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Robert White, Denver police chief, didn't realize he was moving to the marijuana "capital"

Robert White, Denver's police chief, knew a lot about Denver and Colorado before he came here, but there's one thing that really shocked him: marijuana.

That's right! White, who left his post as police chief in Louisville, Kentucky in October, had no idea that moving to Denver meant he would be living in a marijuana "capital."

White, kicking off an all-day Mini Media Academy event for reporters earlier this week, said in a quick tangent early on in his speech that he did research on Denver before he moved here, but he was unaware that marijuana dispensaries would be so prominent in the Mile High city.

Police Chief Robert White at DPD's Mini Media Academy yesterday.
Police Chief Robert White at DPD's Mini Media Academy yesterday.
Sam Levin

"That one got by me, but that's okay," he said, prompting some laughs from reporters in attendance.

At the end of his talk, in which he talked about how the Denver Police Department is looking to improve communications and offered an update on his initiative to allow officers to apply for transfers or promotions -- he gave reporters a chance to ask some questions. So we asked him to elaborate on his earlier comment regarding the number of dispensaries in Denver.

"I was surprised that there were any dispensaries," he said with a laugh. "I missed that. You know, in my mind -- and I sort of have an opinion about marijuana, but I don't want to get into that, because that's gonna get me into more trouble than I'm already in -- I never envisioned marijuana being remotely legal under any set of circumstances."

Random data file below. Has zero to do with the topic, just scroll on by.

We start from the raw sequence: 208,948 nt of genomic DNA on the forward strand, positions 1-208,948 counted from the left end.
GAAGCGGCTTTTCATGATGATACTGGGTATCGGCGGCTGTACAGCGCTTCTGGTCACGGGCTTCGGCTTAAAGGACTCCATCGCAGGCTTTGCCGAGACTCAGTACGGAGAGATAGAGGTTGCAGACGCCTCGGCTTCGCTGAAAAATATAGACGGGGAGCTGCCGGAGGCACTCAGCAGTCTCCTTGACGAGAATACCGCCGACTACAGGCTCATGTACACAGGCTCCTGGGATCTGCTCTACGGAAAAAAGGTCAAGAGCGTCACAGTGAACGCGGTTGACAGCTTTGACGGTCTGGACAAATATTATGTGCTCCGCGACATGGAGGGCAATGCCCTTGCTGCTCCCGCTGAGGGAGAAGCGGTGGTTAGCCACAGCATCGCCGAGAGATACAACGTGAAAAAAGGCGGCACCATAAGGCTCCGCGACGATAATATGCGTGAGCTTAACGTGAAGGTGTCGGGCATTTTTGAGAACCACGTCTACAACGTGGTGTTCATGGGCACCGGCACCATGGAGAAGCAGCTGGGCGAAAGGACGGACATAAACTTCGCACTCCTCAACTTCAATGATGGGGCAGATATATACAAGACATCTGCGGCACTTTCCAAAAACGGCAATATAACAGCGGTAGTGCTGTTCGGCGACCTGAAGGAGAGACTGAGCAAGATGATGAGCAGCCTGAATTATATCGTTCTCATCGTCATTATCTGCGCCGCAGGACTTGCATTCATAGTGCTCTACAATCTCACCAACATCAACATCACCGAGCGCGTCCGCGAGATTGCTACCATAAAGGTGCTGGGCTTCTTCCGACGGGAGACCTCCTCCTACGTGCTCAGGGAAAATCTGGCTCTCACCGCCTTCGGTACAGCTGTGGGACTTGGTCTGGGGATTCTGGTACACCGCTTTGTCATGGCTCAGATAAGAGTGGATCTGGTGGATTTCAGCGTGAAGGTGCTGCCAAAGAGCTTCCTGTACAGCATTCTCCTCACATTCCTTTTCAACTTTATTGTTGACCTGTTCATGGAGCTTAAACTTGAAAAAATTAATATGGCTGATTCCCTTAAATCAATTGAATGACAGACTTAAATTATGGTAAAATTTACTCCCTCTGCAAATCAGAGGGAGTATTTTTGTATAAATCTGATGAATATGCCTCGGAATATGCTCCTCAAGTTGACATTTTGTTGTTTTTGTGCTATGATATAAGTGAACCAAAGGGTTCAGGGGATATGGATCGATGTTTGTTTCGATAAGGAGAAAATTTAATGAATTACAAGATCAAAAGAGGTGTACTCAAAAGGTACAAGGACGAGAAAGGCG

White -- who has been a police officer for forty years and spent part of his career in Washington D.C. -- continued: "I always say this to officers.... We all are victims of our environment. You only know what you've been exposed to."

He went on to say it's important to him that officers have a chance to visit other cities and other states to get exposure to different departments and different kinds of training -- something that he thinks Washington D.C. has done well.

"They exposed us to different philosophical ways of doing things other than how D.C. does it," he said, noting that he studied and met different people from other cities that provided useful comparisons and knowledge for him.

And it turns out Denver has given him a different kind of exposure he wasn't anticipating.

"I was a victim of my environment, which is broader than, I think, most members of the police department, because I've never even thought of marijuana dispensaries that would be legal, number one, and even the thought of people using marijuana for medical purposes never crossed my mind," he said. "Of course, I read about it, heard about it, but...coming here, I just never thought that this would sort of be the capital for that kind of activity. So that was an oversight on my part."

And if he had properly done his research?

"It wouldn't have discouraged me from coming here," he said.

More from our Marijuana archive: "Medical marijuana dispensary closure threat letters in Colorado echoed in Washington"

Follow Sam Levin on Twitter at @SamTLevin. E-mail the author at Sam.Levin@Westword.com.


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